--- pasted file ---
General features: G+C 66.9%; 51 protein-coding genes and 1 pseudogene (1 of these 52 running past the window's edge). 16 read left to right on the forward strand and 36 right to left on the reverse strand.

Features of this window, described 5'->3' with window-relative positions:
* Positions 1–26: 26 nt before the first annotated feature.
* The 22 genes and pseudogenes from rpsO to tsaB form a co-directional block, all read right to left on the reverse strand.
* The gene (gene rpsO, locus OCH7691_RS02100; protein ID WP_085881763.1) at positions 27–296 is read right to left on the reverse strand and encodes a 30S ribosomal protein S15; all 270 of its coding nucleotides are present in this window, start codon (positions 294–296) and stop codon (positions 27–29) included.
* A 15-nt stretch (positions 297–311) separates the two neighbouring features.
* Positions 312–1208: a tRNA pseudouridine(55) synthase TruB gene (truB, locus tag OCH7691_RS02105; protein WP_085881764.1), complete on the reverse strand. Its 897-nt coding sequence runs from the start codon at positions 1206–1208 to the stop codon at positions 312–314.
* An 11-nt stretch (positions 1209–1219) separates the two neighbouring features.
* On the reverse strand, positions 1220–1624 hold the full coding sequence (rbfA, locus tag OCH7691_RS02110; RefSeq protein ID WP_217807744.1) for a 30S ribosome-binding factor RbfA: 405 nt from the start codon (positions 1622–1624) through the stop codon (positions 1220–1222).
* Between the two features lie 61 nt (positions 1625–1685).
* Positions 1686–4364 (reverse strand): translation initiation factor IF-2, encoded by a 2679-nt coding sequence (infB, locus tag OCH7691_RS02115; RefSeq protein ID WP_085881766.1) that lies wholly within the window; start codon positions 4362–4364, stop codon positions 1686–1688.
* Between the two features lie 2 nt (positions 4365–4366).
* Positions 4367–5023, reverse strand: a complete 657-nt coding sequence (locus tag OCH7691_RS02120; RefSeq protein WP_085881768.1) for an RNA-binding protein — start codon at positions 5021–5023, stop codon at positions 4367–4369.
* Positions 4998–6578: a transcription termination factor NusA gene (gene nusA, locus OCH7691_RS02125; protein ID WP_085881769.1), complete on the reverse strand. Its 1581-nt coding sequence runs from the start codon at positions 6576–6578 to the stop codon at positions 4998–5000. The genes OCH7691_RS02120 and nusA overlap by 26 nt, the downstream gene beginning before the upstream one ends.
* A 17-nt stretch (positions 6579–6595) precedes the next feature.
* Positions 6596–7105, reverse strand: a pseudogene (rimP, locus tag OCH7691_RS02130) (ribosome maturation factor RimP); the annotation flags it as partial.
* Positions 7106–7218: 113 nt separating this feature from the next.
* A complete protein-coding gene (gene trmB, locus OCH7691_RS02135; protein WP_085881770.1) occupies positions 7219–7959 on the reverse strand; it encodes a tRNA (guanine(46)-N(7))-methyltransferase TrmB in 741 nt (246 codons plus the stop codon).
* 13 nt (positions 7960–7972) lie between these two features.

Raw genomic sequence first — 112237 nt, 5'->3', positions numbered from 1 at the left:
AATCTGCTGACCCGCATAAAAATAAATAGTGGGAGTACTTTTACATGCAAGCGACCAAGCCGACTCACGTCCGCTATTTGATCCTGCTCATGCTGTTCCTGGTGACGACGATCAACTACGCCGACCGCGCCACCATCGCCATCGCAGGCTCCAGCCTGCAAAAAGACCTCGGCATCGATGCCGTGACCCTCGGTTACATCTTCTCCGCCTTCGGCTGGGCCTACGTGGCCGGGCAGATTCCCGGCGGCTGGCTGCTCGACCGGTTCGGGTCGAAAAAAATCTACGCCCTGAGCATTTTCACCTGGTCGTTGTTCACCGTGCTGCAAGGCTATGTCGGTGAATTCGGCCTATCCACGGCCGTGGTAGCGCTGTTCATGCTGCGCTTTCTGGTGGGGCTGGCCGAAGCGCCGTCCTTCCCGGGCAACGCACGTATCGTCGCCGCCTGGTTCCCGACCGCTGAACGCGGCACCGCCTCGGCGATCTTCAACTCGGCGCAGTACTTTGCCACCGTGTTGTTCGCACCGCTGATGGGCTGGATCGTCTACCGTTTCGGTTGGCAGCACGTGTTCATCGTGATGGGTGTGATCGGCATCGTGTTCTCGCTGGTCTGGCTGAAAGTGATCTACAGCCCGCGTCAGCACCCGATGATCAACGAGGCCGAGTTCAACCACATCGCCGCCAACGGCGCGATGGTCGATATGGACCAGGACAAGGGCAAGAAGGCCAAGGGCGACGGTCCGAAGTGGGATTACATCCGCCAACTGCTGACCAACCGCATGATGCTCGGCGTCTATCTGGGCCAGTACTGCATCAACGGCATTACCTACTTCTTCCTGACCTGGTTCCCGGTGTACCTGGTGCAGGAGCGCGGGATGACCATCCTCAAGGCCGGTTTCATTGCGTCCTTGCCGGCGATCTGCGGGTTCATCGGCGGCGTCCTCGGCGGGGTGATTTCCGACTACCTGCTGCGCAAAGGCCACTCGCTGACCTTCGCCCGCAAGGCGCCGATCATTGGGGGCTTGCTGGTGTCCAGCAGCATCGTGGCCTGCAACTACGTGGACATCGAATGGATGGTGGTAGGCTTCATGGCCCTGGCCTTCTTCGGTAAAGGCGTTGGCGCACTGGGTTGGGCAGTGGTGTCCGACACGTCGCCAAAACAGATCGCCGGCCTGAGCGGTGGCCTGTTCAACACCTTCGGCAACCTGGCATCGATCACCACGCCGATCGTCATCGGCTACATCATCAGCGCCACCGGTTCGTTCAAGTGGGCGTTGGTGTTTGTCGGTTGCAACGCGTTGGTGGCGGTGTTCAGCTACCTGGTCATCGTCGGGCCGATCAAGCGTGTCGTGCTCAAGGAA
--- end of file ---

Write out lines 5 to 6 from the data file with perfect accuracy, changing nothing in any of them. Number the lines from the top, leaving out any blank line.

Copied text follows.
* The gene (gene rpsO, locus OCH7691_RS02100; protein ID WP_085881763.1) at positions 27–296 is read right to left on the reverse strand and encodes a 30S ribosomal protein S15; all 270 of its coding nucleotides are present in this window, start codon (positions 294–296) and stop codon (positions 27–29) included.
* A 15-nt stretch (positions 297–311) separates the two neighbouring features.